BISHKEK, Kyrgyzstan -- A goal of any band is to connect with their audience. After an appearance at the Kurenkeyev College of Music, the U.S. Air Forces Central Command Band 'Total Force' may have made a connection that will last long after their visit.
The AFCENT Band recent visit to the college was part of a two-week outreach tour in Kyrgyzstan. The band not only performed, but also conducted master classes with the students. The master classes offered included voice, piano, clarinet, saxophone, and drums.
The school's director, Tentimish Murataliev, welcomed the opportunity to expose his students to various styles of music and artists.
"Our institution not only teaches academic instruments, singing and Kyrgyz traditional music, but music from around the world. The master classes conducted with the AFCENT band is very useful for both our students and professors. The interaction with professional musicians is a great lesson for them and the more of such events for our students the better," said Murataliev.
The Kurenkeyev College of Music is one of three music colleges in Kyrgyzstan. There are approximately 235 students enrolled in the college ranging in age from 15 to 23 years old. Only 70 applicants are accepted to this four-year institution each year. After graduation, students vie for selection to the National Conservatory of Music, a competitive five-year program for aspiring professional musicians.
Performing in front of professional musicians can be intimidating. Some students were a little hesitant to display their talents to the band. One student who did volunteer was Kanybek; a second-year voice major who sang the Frank Sinatra standard "Strangers in the Night."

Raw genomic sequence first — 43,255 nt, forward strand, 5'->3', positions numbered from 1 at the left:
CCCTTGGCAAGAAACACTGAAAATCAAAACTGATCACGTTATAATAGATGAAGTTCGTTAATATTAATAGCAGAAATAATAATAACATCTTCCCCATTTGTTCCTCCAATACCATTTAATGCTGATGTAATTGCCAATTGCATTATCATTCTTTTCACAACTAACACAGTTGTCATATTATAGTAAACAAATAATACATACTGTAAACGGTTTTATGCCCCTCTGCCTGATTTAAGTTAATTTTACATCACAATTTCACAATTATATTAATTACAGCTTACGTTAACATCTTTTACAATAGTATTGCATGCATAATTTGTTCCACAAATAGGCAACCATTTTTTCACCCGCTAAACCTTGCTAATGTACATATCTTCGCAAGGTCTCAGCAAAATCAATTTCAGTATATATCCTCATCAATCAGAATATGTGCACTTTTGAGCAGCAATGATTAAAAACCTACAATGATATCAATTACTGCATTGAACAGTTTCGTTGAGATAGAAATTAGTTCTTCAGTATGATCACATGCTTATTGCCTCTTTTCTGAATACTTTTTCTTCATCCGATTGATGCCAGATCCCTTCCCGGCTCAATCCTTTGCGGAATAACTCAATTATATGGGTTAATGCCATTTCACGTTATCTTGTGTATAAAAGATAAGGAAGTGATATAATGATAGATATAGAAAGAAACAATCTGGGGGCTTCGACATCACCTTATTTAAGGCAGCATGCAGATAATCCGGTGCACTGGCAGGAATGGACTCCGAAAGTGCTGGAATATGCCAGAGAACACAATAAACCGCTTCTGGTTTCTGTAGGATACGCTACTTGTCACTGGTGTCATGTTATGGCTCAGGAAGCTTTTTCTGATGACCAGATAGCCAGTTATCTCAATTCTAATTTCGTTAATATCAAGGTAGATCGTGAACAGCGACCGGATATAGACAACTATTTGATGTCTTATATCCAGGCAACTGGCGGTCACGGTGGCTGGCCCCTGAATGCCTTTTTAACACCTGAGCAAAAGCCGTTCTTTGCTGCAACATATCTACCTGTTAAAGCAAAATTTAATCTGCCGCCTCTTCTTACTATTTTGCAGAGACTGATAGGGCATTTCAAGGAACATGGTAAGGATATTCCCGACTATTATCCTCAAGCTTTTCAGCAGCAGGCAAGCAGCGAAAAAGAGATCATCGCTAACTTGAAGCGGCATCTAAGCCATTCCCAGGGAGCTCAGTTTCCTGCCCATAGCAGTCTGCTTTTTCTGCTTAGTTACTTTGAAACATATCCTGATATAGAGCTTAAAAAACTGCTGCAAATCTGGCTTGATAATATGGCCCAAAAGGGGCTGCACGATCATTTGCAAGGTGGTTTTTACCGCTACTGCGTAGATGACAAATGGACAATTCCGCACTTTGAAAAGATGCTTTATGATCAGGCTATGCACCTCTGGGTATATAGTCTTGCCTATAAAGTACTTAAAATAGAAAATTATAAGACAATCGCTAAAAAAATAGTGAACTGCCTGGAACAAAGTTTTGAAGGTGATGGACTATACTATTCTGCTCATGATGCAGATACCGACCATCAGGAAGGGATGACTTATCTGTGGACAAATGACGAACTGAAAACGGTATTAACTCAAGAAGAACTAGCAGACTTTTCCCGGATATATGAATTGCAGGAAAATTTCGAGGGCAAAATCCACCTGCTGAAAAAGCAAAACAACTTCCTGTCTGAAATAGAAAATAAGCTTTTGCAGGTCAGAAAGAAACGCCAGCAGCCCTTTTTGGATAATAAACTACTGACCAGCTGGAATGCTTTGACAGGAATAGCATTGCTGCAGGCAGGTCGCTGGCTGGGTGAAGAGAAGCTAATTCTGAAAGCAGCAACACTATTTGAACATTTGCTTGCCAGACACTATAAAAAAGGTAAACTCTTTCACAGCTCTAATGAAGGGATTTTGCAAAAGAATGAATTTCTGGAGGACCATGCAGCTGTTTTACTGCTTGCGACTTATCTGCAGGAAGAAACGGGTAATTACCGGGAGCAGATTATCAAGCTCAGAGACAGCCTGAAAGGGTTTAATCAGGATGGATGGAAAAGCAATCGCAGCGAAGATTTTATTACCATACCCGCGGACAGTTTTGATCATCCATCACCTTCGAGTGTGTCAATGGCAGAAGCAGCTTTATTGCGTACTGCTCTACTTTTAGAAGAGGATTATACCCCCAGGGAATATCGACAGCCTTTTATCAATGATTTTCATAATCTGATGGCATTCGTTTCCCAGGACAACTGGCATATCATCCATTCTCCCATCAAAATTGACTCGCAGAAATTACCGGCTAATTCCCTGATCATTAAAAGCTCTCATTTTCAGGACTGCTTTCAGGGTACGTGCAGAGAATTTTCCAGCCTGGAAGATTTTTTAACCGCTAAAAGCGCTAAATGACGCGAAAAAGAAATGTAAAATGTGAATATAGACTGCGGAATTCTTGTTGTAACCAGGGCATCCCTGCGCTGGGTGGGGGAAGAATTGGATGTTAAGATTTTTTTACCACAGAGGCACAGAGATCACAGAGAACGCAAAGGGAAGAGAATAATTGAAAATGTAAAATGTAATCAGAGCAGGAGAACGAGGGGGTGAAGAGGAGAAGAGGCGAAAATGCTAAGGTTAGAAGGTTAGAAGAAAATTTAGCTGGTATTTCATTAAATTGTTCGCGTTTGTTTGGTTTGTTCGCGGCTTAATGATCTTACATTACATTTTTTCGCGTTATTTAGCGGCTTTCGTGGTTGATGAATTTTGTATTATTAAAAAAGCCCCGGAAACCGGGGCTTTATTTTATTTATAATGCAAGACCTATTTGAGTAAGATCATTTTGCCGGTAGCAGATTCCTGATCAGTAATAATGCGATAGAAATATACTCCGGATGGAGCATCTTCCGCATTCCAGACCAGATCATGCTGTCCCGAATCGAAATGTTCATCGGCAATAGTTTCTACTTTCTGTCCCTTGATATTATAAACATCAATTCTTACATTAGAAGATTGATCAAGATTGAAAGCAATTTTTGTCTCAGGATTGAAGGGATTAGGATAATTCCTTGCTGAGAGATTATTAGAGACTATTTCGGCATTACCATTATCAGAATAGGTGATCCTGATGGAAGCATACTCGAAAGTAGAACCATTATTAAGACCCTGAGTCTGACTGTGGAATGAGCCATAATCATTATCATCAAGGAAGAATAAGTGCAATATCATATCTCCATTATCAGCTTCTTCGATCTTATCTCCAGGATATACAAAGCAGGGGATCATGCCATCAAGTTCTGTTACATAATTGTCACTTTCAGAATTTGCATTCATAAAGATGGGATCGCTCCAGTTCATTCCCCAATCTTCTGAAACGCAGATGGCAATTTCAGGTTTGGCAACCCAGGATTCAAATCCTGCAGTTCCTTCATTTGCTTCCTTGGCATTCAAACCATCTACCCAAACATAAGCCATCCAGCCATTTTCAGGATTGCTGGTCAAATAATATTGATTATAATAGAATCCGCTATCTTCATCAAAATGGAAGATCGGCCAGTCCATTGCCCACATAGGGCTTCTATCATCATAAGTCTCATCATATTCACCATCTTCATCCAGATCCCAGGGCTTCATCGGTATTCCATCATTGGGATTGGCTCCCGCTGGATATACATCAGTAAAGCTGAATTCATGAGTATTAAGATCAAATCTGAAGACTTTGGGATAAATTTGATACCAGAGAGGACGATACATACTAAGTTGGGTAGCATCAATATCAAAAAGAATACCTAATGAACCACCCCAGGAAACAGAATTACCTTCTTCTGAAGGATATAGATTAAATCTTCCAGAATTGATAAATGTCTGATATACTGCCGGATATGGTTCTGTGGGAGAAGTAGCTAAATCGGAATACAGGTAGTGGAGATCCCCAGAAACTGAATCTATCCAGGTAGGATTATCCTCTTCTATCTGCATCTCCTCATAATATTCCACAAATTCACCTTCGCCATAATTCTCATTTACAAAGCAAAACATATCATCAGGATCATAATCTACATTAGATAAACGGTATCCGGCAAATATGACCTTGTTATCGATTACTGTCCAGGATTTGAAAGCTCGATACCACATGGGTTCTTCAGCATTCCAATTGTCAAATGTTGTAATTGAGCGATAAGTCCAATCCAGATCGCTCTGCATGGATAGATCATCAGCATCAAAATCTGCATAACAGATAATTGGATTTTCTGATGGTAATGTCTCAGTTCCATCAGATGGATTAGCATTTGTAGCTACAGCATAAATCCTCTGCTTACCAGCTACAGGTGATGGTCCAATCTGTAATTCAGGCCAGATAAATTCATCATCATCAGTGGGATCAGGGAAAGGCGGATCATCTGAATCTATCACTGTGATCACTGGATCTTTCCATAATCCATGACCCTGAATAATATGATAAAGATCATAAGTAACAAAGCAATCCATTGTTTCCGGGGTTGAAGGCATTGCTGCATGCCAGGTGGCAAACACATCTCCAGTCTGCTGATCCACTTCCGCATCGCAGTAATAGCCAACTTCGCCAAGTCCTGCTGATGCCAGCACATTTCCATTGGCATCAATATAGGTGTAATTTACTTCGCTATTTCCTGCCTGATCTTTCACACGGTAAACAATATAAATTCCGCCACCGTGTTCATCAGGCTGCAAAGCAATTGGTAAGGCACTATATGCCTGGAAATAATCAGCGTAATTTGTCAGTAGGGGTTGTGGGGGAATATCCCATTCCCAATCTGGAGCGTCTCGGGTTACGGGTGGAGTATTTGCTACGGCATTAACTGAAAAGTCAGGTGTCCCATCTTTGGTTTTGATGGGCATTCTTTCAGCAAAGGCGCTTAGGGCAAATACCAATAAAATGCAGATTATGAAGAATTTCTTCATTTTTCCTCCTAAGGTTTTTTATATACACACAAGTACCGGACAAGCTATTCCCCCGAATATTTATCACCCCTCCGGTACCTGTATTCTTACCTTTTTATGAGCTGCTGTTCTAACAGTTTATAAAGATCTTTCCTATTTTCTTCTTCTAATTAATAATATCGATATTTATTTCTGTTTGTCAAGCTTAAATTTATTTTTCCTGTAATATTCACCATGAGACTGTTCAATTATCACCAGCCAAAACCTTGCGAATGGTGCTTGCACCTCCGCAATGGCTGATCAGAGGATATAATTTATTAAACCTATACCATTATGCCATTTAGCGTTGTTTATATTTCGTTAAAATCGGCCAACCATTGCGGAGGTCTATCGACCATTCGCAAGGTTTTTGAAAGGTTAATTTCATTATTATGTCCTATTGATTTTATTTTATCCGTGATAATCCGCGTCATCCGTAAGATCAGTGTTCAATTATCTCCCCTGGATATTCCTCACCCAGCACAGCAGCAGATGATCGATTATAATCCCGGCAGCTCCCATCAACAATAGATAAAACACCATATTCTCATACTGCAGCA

"I was kind of nervous when I first started to perform, but I felt better after I received instruction and advice," he said.
His master class instructor, Tech. Sgt. Frances Kness, lead vocalist, was impressed with his voice.
"I didn't know what to expect," she said. They're pretty good, I just offered them tips on how to perform in front of an audience, she said.
These tips had an immediate impact on Kanybek.
"The most important thing I learned from the master class was the way you need to move while performing," said Kanybek. "One technique I learned is to pick a girl out of the crowd and imagine that I'm singing the song to her. This was a very useful tip that I will use in the future."
The master classes were as enjoyable for the band as they were for the students. Staff Sgt. Josh Byrd, lead guitar and vocalist, also led a master class.
"I thought this was really neat. This was one of the coolest events we've done," said Byrd.
Byrd focused his time with the students on performance techniques, a consistent theme of coaching from most of the band members.
"It's really interesting; most young players regardless of where they are from usually have the same technical issues. They are so worried about playing the right note that they don't emote. When they reach a certain level of confidence they will stop thinking about getting the notes right and just perform," said Byrd.
After the classes, the band took to the stage and demonstrated the same techniques they discussed with the students earlier. Their hour-long performance covered the genres of rock, pop and country.
For an institution where classical is the primary music of instruction, students expressed a great appreciation for the American sound.
"I enjoyed [the concert] very much. Every time an American band comes to our school I try not to miss it. I like the American style of music," said Begaim Kydyralieva, a third-year student. "It was very interesting and useful to me to learn how we need to feel while performing on stage."
Following the concert, Kurenkeyev students performed traditional Kyrgyz music for the band.
The music and ideas shared between the band and students may have connected them beyond the stage or the classroom.
"I think their contribution to our students have been great. Music is very sacred, it's a gift, and with music you don't need translators," said Murataliev May the friendship between our musicians grow.